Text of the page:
• The first thing you need to do, before you deploy a single publicity page, is deploy and debug the empty ("under construction") information page. As you have information, you can fill in this page. There will only be only this one information page -- total!
  • Every publicity page must have a conspicuous link to the information page.
  • Put publicity pages everywhere! Don't limit yourself to your town's Facebook page.
If you want the reasoning or step-by-step instructions, read the article.

First a little vocabulary

For the sake of brevity:
  • I will refer to the town-wide yard sale as "TWYS".
  • I will refer to the person in charge of getting the word out on the internet as the "webmaster". That may be not entirely correct in every case, but we'll use that name for brevity. Webmasters may work for the town itself -- in most cases they will -- but they may work for some other organization in charge of the town-wide yard sale, such as the town's library foundation or the middle school's PTA. And "work" may not be a paid position; they are sometimes volunteers.

Bad assumptions

Here are three assumptions that are apparently made by too many webmasters, based on the number of times their publicity (or lack thereof) frustrates me.
  1. Everybody who could potentially attend lives in town. This is a self-fulfilling prophesy. If the webmaster believes this, then he/she will not reach potential attendees who don't live in the town. I have seen lots of well-publicized TWYSs where more than half the shoppers are from out of town. That increases the value of the TWYS to the town's residents -- the webmaster's constituency. Conversely, I have also seen TWYSs where even the people running the sales were griping loudly and angrily about how poorly the publicity was done. (I attended one of those this morning, which is the inspiration for this article.)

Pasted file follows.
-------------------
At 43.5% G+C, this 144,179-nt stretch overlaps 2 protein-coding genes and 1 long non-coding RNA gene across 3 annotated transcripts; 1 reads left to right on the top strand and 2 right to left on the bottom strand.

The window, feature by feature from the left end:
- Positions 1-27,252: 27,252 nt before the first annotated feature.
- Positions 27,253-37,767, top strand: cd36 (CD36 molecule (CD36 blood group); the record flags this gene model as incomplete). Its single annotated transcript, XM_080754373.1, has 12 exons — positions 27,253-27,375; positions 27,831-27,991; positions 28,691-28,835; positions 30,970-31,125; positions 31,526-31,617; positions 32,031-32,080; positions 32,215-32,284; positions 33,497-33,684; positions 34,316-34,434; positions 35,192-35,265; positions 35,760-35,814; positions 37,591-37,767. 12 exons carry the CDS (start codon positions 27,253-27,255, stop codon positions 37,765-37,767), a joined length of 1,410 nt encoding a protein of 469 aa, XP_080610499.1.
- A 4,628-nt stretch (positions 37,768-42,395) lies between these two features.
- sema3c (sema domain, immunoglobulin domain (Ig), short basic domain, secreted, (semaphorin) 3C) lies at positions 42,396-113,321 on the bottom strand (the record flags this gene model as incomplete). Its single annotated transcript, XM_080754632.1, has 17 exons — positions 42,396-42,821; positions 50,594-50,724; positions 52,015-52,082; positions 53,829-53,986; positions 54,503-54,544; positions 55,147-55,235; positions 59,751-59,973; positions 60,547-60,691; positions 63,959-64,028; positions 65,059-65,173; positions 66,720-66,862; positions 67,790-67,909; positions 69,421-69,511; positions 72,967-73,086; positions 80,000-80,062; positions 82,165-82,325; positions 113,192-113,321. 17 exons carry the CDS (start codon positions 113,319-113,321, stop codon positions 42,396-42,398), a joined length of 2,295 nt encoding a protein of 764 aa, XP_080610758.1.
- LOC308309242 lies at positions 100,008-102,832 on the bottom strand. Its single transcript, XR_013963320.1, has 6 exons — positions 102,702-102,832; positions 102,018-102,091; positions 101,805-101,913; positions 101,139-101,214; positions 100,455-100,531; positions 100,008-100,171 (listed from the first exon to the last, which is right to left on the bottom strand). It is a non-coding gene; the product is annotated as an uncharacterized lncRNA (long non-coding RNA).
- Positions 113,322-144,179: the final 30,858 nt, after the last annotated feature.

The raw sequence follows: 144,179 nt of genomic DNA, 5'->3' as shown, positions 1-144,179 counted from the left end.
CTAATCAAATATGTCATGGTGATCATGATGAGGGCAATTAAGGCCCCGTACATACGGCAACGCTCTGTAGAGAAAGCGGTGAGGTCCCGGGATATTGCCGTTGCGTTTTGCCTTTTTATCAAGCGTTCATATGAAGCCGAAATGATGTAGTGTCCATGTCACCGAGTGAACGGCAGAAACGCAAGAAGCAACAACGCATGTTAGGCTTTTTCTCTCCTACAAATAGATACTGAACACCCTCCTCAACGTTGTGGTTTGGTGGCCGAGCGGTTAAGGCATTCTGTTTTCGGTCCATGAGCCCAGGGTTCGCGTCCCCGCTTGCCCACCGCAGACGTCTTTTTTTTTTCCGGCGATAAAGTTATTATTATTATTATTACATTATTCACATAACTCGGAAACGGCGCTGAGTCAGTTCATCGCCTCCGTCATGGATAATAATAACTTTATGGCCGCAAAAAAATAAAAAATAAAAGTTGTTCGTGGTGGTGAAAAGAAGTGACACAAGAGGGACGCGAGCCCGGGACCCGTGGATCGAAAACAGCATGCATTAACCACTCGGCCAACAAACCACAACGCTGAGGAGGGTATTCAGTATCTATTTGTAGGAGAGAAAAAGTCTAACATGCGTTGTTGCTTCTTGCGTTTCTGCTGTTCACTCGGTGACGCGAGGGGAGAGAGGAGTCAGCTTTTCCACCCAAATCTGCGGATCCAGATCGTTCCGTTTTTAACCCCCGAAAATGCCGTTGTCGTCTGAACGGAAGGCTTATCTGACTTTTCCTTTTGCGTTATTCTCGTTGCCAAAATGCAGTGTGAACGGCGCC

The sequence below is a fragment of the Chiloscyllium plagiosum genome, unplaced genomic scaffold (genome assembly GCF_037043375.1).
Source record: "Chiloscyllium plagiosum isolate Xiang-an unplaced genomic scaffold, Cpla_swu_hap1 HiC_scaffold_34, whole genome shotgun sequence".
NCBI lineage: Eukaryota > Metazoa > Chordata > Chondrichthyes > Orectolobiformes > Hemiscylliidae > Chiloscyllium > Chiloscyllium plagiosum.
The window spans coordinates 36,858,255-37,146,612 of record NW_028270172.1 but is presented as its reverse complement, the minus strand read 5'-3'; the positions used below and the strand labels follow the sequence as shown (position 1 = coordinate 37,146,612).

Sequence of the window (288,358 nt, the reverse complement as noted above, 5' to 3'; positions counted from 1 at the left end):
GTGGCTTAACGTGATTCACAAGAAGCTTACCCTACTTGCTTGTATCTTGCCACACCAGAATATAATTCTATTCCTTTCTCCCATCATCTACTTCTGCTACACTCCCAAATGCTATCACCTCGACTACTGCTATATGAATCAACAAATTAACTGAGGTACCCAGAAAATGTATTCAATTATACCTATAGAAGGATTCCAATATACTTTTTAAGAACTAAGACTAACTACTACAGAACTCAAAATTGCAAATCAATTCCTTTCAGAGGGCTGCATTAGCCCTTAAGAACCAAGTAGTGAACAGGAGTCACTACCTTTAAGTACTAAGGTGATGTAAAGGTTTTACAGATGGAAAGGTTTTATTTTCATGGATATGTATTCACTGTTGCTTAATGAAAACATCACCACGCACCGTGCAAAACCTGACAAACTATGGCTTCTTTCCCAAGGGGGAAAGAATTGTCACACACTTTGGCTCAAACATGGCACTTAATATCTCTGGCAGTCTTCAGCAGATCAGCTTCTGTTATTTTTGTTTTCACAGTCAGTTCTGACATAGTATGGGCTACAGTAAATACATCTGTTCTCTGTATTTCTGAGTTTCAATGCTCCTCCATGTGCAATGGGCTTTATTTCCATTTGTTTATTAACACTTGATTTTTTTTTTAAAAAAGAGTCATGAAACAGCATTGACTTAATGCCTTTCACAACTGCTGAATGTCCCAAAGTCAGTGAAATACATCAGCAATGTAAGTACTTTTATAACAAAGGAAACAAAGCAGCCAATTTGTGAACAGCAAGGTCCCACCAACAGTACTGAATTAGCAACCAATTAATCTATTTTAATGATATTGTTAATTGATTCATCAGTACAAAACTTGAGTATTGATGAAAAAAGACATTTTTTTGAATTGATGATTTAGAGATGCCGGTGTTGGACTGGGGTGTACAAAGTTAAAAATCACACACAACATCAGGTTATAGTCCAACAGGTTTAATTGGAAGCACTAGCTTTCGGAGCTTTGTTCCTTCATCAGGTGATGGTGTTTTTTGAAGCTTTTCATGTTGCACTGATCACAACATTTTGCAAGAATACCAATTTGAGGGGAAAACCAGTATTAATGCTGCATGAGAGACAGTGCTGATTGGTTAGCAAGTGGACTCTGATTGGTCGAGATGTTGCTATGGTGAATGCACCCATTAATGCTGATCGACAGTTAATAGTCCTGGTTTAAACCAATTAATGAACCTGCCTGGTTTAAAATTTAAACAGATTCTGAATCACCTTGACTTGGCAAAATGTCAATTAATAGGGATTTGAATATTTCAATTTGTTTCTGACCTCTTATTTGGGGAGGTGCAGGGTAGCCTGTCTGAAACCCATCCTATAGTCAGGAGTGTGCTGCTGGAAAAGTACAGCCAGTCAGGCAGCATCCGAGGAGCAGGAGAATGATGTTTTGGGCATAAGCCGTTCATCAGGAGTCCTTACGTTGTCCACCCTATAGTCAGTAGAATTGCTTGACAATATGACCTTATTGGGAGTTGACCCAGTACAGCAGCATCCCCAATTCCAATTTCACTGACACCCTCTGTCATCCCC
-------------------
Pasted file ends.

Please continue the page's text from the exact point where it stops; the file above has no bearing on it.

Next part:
2. Everybody who could potentially attend receives my notifications on my favorite platform. Webmasters, not everybody is on Facebook (nor Twitter nor Instagram, if those are your favorites). And even if they are, they may not be receiving blanket notifications of local events. Not everybody watches your town's web site for events. Not everybody is on your town's mailing list. In fact, if you understand Bad Assumption #1, that alone would mean that your notifications are probably not reaching a majority of people that would be interested.